AR continues to prove itself as a shopping tool. It can help consumers visualize products on “faces and spaces,” to make better-informed decisions. This was amplified in the Covid era when it can bring back some of the product essence and dimension that’s lost in retail lockdowns.

Beyond consumers, AR likewise resonates among brands, retailers and eCommerce companies. On one level, it appeals to their creative sensibilities — erstwhile stuck in 2D media — to demonstrate products in their full 3D glory. On a more practical level, they’re seeing real results.

Among retailers and eTailers, few standouts that have leaned into AR product visualization include IKEA, Wayfair, Houzz, and Shopify. They’ve each launched features or apps to help consumers visualize products. It’s all about boosting buyer confidence with a better sense of fit and style.

This is what we call “camera commerce” and it continues to be validated in case studies and figures we track from companies like Shopify. It was also the topic of an AWE panel discussion that we’re featuring for this week’s XR Talks. See the embedded video and takeaways below.

Defining & Delineating

First, to define AR shopping, it takes many forms. Though it’s often conceptualized as “try before you buy” product visualization, it has other formats such as visual search. In fact, visual search is AR shopping’s sleeping giant, given its high-intent use case (just like web search).

Unity’s Tony Parisi stresses these AR delineations because they’re often conflated or glossed over. Half of AR’s magic is the common connotation with visualizing products. But the other half, he says, will be unlocked when the camera can understand and annotate the world.

Further delineating AR classifications, there’s the question of distribution and discovery. Where are consumers finding and interacting with AR? So far, the list includes shopping apps, social lens apps (e.g., Snap) and ads. The latter can include in-game (Unity’s jam) and web AR.

What’s the point in differentiating all of these flavors of AR shopping & commerce? Each of the above modalities and delivery channels has its own strengths and weaknesses. So any brands or retailers new to AR should align their campaign goals with the right format and delivery channel.

Speaking of brand adoption, Walmart’s Cynthia Maller often has to champion emerging tech to non-tech folks internally (retail execs). This requires not getting stuck in the AR industry bubble, she says. Drop the jargon and explain it in plain language to get the best reception and buy-in.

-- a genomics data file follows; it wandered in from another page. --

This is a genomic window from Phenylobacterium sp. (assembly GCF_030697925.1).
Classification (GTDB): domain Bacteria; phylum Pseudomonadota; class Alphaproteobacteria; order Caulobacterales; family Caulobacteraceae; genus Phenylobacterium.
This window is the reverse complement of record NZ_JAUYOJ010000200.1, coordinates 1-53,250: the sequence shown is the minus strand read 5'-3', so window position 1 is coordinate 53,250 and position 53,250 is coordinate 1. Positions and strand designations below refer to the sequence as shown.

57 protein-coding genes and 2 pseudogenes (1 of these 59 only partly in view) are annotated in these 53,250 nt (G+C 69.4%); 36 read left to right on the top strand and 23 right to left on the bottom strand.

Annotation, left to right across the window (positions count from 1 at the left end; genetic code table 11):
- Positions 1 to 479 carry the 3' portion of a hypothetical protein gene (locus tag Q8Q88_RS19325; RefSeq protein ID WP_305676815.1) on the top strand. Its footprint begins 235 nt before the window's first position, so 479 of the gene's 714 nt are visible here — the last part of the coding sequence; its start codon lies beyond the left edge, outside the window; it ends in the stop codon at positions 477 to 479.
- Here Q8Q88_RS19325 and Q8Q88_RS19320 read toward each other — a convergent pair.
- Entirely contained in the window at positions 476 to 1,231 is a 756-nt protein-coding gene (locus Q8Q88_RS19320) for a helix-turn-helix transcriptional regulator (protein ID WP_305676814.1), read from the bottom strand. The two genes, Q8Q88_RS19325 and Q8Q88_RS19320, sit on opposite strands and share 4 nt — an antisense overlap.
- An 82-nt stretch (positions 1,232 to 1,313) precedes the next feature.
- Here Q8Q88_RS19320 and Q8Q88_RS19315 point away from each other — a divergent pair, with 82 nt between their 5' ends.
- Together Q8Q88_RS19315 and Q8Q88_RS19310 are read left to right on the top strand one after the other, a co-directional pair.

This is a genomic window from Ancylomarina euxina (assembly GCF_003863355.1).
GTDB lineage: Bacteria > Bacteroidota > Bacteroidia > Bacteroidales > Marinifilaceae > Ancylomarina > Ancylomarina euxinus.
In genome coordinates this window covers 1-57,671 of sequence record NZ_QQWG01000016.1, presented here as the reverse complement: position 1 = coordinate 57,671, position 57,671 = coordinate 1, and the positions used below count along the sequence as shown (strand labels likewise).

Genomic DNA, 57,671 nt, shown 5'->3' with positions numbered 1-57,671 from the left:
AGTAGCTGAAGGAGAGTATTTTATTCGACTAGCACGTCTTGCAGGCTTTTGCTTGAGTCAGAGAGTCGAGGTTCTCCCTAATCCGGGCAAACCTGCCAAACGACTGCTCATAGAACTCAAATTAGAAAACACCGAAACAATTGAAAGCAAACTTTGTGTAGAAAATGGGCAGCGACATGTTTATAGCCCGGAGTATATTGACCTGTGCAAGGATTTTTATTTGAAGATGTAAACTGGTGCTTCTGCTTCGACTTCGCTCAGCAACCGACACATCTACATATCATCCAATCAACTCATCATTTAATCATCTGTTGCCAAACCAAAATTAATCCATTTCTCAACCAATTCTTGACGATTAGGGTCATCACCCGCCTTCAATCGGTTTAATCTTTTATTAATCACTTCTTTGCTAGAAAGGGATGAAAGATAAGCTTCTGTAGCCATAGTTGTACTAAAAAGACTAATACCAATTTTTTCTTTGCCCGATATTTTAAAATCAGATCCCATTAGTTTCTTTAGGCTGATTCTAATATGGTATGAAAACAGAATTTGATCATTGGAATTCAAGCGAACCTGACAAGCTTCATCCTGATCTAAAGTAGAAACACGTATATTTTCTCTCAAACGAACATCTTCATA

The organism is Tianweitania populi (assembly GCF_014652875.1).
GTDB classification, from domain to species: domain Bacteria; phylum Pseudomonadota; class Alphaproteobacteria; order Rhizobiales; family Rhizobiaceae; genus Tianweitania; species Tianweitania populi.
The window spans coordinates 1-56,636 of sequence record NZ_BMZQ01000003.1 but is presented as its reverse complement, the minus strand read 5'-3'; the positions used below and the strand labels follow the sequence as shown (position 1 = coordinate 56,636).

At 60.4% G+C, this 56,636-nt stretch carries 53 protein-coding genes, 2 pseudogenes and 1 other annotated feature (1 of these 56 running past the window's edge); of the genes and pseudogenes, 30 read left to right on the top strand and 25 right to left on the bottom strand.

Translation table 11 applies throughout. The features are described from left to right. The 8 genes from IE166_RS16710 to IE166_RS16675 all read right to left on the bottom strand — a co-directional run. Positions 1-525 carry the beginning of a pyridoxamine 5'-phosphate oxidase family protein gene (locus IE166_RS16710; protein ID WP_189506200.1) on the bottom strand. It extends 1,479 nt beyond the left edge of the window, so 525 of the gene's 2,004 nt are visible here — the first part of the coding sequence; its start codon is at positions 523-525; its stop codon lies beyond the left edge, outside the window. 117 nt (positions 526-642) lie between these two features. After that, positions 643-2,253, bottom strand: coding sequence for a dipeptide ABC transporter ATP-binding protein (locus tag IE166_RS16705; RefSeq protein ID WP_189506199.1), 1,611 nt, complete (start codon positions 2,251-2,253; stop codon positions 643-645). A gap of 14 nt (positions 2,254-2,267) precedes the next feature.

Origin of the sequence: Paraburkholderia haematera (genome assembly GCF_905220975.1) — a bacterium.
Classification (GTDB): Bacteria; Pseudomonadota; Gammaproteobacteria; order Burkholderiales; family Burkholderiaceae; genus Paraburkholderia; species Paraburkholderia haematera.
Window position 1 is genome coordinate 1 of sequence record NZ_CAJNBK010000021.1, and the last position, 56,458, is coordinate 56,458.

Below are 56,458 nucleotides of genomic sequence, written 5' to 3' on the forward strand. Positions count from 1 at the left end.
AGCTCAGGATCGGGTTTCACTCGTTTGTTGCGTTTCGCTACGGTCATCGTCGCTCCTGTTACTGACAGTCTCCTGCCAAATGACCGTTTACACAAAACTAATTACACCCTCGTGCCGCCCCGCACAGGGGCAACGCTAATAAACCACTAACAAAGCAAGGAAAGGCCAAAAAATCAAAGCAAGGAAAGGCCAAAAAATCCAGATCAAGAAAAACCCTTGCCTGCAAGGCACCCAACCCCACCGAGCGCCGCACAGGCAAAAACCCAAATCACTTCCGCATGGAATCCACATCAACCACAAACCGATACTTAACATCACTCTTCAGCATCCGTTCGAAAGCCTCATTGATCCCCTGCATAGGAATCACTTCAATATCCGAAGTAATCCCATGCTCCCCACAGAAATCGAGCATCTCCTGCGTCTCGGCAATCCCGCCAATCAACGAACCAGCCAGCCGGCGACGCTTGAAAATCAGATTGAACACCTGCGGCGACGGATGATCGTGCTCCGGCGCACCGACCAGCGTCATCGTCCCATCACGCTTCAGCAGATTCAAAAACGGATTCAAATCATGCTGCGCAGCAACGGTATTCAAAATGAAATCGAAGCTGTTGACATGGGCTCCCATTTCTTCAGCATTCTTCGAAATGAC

Camera Commerce: AR Monetization Materializes

Learning Curve

Given AR’s early stage, the above tactics are still necessary. But there could come a day when it’s no longer “emerging” tech that needs to be translated. In fact, many AR proponents project it to follow the cultural acclimation previously seen in mobile, social and online video.

As a marketing tool, perhaps the better analogy is photography and 2D product imagery. Though it’s hard to imagine today, digital product images weren’t always “table stakes” in eCommerce. This is a matter of consumer demand and expectation, which drives brand adoption.

Will the same pattern unfold for AR in online marketing? Shopify’s Daniel Beauchamp believes that those all-important consumer expectations will ratchet up and become widespread in 3-5 years. Then there’s no going back as brands adopt AR en masse as a competitive necessity.

Speaking of the next 3-5 years, we’ll also see the underlying tech and use cases evolve. For example, rather than visualizing single products, what about entire rooms? Users can swipe through room makeovers, with decor that dimensionally overlays their space with each swipe.

What do we need to get there? Not only is cultural acclimation a key factor, but 3D model creation needs to achieve standardization and scale. Here, smartphone-based scanning advancements could democratize 3D model creation, just like smartphones democratized photography.

“I dream of the day where you have a single device in your pocket,” said Beauchamp. “You point out a product and it can digitize it right there in a beautiful 3d model that you can use everywhere.”

More from AR Insider…